Half-hanging out of my overcoat pocket was a sandwich and to this day I can't for the life of me remember who put it there and why, although I assume I got a case of the munchies at some stage the day before and instead of eating the sandwich I must have put it in my pocket.

And that fatass bird was sitting there pecking at me like I was a corpse, obviously delighted at his unexpected breakfast.

I've always been reasonably convinced that I'm going to die staked out in the desert somewhere with buzzards wheeling overhead (far too many Louis L'Amour novels) - that day I got a taste of what it's going to be like. I've been the carrion, man.

That's as up close and personal as I've got with birds, but in general I find them annoying. I worked at the Victoria and Alfred Waterfront for a year and used to take my lunch sitting outside at the tables outside KFC - the seagulls there were so brazen they would actually come and perch on my table while I was eating.

If I drove them away it would only serve to inform them that here was a bloke who obviously had something special to hide - the call would go out and within a minute I would be surrounded by flocks of seagulls all sitting at a safe distance, watching my every bite with drool dripping out of their beaks.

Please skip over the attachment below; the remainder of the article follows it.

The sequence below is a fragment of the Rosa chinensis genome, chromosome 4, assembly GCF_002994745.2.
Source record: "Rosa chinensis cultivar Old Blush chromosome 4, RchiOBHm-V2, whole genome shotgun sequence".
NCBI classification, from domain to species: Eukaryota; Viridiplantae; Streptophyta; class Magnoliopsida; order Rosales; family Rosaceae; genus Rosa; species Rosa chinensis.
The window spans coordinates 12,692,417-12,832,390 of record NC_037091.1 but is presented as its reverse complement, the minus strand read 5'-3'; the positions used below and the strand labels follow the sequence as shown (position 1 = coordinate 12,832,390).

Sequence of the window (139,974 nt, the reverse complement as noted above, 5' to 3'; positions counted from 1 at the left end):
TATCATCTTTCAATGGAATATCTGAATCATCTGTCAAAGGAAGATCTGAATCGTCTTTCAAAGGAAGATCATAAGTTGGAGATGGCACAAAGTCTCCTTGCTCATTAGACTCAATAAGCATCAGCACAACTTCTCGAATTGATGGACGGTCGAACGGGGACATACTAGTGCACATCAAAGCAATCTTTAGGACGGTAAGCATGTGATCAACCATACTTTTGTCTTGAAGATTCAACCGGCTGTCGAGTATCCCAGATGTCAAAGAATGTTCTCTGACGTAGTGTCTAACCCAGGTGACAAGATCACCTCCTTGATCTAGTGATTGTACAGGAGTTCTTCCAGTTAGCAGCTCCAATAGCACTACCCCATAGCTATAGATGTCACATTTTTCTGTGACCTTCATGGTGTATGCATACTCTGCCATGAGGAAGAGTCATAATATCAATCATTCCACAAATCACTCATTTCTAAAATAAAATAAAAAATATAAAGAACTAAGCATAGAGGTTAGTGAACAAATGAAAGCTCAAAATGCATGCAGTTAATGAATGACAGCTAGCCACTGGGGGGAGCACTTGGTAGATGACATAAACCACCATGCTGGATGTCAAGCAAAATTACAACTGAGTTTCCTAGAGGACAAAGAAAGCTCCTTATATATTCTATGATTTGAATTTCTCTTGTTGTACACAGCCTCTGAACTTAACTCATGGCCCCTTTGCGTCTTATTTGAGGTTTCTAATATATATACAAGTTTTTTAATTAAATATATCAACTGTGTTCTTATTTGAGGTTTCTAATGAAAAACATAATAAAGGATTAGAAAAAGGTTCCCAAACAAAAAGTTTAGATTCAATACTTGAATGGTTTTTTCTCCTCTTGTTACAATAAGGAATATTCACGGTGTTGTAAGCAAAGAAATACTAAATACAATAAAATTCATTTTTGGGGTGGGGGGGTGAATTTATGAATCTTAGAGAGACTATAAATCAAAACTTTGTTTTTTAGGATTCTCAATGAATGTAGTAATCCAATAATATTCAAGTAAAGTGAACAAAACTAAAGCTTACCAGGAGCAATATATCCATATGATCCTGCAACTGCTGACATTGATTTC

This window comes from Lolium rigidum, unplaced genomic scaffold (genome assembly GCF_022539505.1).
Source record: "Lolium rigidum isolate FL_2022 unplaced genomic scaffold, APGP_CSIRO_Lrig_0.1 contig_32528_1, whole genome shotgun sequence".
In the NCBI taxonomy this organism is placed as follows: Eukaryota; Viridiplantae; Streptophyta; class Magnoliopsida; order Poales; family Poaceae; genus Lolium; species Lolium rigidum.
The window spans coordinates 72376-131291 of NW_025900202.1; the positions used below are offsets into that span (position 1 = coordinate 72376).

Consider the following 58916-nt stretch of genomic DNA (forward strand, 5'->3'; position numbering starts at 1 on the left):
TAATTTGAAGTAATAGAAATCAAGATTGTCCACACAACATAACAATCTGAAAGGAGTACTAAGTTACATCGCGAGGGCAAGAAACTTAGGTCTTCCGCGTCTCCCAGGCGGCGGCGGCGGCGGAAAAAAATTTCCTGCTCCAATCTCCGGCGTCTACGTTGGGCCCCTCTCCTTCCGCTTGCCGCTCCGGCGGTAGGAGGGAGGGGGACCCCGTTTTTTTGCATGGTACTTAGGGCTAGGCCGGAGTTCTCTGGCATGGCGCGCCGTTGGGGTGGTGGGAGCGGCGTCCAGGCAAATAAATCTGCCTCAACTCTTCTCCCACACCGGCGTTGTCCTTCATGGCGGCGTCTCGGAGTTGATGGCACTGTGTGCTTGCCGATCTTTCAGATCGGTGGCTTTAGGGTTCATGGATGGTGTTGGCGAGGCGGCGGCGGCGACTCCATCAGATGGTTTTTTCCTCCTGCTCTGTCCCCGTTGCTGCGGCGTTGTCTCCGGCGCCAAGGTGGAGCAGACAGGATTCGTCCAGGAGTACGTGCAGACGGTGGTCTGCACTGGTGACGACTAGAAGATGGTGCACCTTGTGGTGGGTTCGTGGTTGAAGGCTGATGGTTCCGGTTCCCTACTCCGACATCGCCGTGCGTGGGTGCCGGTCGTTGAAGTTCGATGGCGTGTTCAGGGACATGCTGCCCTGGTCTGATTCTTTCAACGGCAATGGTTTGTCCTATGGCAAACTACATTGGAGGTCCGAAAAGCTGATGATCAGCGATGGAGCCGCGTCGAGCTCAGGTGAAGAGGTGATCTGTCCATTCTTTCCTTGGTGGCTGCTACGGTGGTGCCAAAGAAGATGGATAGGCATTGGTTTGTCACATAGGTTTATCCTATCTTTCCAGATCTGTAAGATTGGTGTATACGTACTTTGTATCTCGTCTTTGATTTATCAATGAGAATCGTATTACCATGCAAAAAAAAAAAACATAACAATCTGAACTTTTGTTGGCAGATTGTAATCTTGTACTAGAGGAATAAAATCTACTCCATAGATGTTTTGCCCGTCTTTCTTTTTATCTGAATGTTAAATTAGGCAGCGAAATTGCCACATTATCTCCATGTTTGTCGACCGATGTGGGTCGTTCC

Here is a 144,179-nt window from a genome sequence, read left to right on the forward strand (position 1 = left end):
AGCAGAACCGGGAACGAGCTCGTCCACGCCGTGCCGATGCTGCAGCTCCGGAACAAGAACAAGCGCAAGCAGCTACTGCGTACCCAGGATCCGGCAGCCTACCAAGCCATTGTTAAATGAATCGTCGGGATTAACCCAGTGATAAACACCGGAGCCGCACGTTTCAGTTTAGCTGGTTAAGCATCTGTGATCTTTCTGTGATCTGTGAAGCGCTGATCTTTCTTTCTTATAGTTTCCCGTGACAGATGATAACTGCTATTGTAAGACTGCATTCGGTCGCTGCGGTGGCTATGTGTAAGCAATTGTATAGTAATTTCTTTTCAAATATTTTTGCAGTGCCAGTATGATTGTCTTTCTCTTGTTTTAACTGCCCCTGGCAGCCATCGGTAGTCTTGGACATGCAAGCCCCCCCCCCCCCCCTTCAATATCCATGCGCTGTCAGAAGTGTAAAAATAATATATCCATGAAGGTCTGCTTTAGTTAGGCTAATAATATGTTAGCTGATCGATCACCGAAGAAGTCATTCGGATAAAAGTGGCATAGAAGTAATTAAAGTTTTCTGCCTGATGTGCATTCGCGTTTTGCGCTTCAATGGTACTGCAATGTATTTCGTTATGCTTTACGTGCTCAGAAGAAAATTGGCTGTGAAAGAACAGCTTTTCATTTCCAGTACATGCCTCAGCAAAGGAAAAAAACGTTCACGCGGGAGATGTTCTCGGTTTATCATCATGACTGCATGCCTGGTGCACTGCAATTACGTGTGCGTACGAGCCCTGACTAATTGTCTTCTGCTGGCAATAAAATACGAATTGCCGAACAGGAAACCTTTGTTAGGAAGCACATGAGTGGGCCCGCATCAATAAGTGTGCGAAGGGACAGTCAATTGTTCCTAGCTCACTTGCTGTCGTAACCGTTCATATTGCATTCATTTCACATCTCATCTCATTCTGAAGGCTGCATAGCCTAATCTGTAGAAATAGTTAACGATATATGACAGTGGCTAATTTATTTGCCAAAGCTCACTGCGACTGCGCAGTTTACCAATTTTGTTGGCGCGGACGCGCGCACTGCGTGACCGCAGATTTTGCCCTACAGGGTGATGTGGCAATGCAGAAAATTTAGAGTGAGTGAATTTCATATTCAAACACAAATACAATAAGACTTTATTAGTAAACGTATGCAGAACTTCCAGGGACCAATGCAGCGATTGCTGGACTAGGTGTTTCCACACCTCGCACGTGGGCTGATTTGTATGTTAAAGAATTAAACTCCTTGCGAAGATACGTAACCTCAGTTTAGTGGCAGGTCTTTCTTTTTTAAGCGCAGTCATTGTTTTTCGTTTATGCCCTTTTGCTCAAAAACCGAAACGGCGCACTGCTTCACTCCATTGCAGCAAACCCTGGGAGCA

If I took too long eating they would start chucking and cawing, and invariably one ringleader would set the others off until the lot of them were shifting dangerously on their perches, staring intently at me and creating a racket that would put Bird Calls of Southern Africa to shame.

I would get more and more enraged at this invasion of my privacy and many a startled tourist or casual day tripper would be walking past, only to come across a tableau of madness: a wild man screaming at a coven of birds who were screaming right back at him, engaged in a life or death struggle over a Streetwise 2 (with extra piece) or a half-eaten Cheese and Pine Rounder.

I hated those bastards like you cannot understand. After time learned that the best way to avoid them was to switch my allegiance to Aris Souvlakis and his excellent beef schwarmas - inside the main concourse.

I won that battle, but I'm a long way from winning my war. They're still out there, you see, and they're always, always watching. Waiting.

All Smoked Out,
Luke Tagg